They expect me to believe that animals with brains significantly less developed than my own pulled together concepts of present and future, we're capable of weighing out the results of their actions, and chose to behave in ways they never behaved before (since we're talking about the origin of such actions). And all without a single shred of science (science being defined in the traditional way of something being confirmed through use of the scientific method).
Trust me, as a married man, I can tell you that the size of the wedding means only a tenth as much on this side of marriage. Everything looks fuzzy in your memories. Everything but your wife. If she's there, then that's all you need.
And speaking of traditions, a far longer tradition is for the bride's father to give a dowry of some sort. If you're cheap, just ask for the money that could go to a big wedding be given for a dowry, and then have a small wedding. That'll matter a whole lot more than some ceremony.
Tracey, for a time the Apostle Peter was anti-Gentile, so much so that he refused to eat with them to placate his Jewish friends. This would have continued, had God not sent Paul to correct him.
Believing false doctrine, even doctrines that affect one's relationships, is not necessarily mutually exclusive with Christianity.
If this singer continues to believe this false doctrine, then either he will continue to stray and show all that he was never saved to begin with, or he will die, go to Heaven, and find out that he was very wrong on this issue.
Wow, Tracey, the way you make it sound is almost like being saved and being pro-gay marriage are mutually exclusive. This is not an issue of dogma. (For the sake of clarity, it should be made known that I am not at all in favor of same-sex marriage)
Also, the singer wanted a non-speculative, non-slippery-slope argument? Well, first off you're limiting your evidence, that just shows that you've already decided. Secondly, gays already have full marriage rights in every state. The difference is that their preferences are different than what most states offer. That is all. This is an issue of preference, not rights. Law should be used to secure rights of citizens. Law has no business securing the preference of citizens. There is no legal basis for same-sex marriage.
But of you wanted to talk about what God says, He is quite clear of His command in Leviticus 18 and Romans 1, as well as a few other places.
John Y: "Christians are not supposed to be celebrating Passover anyway but are to celebrate the Resurrection on Easter Sunday."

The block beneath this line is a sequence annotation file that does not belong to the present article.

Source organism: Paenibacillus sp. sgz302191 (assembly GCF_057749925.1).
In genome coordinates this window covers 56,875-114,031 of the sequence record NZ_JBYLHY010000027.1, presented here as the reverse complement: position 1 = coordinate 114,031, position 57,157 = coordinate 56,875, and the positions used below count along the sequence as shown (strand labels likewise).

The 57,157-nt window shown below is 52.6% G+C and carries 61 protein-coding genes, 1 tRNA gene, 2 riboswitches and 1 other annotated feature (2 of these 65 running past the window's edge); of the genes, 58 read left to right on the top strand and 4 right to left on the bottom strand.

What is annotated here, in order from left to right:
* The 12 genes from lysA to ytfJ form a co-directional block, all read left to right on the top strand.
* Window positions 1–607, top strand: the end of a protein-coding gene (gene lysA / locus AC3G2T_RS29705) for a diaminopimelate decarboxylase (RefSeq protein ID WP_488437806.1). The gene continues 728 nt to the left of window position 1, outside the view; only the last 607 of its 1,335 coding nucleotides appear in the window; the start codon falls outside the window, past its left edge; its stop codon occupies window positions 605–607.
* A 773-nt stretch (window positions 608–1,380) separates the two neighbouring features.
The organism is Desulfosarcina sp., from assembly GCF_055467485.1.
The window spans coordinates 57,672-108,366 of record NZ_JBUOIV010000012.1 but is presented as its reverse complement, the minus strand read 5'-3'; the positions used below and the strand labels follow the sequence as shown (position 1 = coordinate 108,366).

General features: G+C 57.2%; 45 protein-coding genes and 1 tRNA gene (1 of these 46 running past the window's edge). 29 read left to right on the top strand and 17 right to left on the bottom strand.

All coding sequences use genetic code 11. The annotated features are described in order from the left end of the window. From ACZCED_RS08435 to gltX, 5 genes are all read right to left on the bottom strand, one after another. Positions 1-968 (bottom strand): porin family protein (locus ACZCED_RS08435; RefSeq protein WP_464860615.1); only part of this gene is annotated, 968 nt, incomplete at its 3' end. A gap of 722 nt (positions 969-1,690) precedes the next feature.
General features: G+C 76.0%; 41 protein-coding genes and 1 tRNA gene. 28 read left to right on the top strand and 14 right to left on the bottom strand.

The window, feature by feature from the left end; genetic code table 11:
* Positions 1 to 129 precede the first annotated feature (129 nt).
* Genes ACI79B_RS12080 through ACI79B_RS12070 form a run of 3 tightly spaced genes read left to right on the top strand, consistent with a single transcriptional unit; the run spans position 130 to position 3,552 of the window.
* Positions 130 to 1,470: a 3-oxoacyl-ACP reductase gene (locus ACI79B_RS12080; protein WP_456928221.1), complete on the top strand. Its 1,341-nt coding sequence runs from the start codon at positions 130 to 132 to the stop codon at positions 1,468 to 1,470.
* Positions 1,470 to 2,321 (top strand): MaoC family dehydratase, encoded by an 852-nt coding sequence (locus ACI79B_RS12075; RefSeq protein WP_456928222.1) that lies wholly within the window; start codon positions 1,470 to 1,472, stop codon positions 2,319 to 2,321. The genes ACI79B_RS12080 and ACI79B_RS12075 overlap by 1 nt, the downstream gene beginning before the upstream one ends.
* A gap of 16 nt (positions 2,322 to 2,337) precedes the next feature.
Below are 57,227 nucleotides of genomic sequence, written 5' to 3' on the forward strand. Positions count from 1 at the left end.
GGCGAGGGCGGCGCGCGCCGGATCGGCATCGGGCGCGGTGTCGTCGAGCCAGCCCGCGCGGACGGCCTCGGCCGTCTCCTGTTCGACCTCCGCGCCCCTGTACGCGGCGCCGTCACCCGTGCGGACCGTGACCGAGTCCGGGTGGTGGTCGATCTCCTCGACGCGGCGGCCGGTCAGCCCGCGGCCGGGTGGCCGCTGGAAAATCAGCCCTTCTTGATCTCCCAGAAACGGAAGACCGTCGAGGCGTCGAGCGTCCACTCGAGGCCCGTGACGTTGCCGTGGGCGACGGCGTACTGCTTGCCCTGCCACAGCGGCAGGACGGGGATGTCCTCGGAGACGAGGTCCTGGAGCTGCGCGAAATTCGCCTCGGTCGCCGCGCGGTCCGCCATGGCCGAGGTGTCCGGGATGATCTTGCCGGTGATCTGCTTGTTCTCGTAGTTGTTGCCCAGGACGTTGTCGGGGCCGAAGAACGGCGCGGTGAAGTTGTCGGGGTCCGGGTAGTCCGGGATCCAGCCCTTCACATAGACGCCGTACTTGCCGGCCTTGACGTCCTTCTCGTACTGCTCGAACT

What? Nowhere in the Bible does it forbid Christians from observing Passover (as long as one is doing it for Jesus; see Romans 14), and nowhere in the Bible is Easter even mentioned, much less commanded. Unless you mean that we are supposed to celebrate the Resurrection every day. But then that makes Easter irrelevant.
I agree that this assignment is ridiculous, but the way you speak sounds frighteningly close to putting the Constitution on the same level as Scripture. The Constitution, as useful and well-written as it is, is still a fallible document written by fallible men. It's inferiority to Scripture can be shown most plainly by the fact that the Constitution has had several amendments (in fact, this very page is all about them). God's Word, on the other hand, needs no amendments. The Law of The Lord is perfect.
And then they, in turn, would pull out their guns. Either you would step down, definitely lose your kids, and the media would publish an article about "crazy conservative Christians", or you would shoot one, get killed yourself, the children would get put in the system, and an article about "crazy and dangerous conservative Christians" would be written.
Either way, the kids lost, and more importantly the Kingdom is damaged.
John Yurich, True. However, considering Jesus (and practically the entire book of 1 John) show, in different words, that loving others is the visible fruit of salvation, we can be fairly confident that he wasn't saved. This is tragic. I would absolutely LOVE to be wrong, but unfortunately I don't think I am.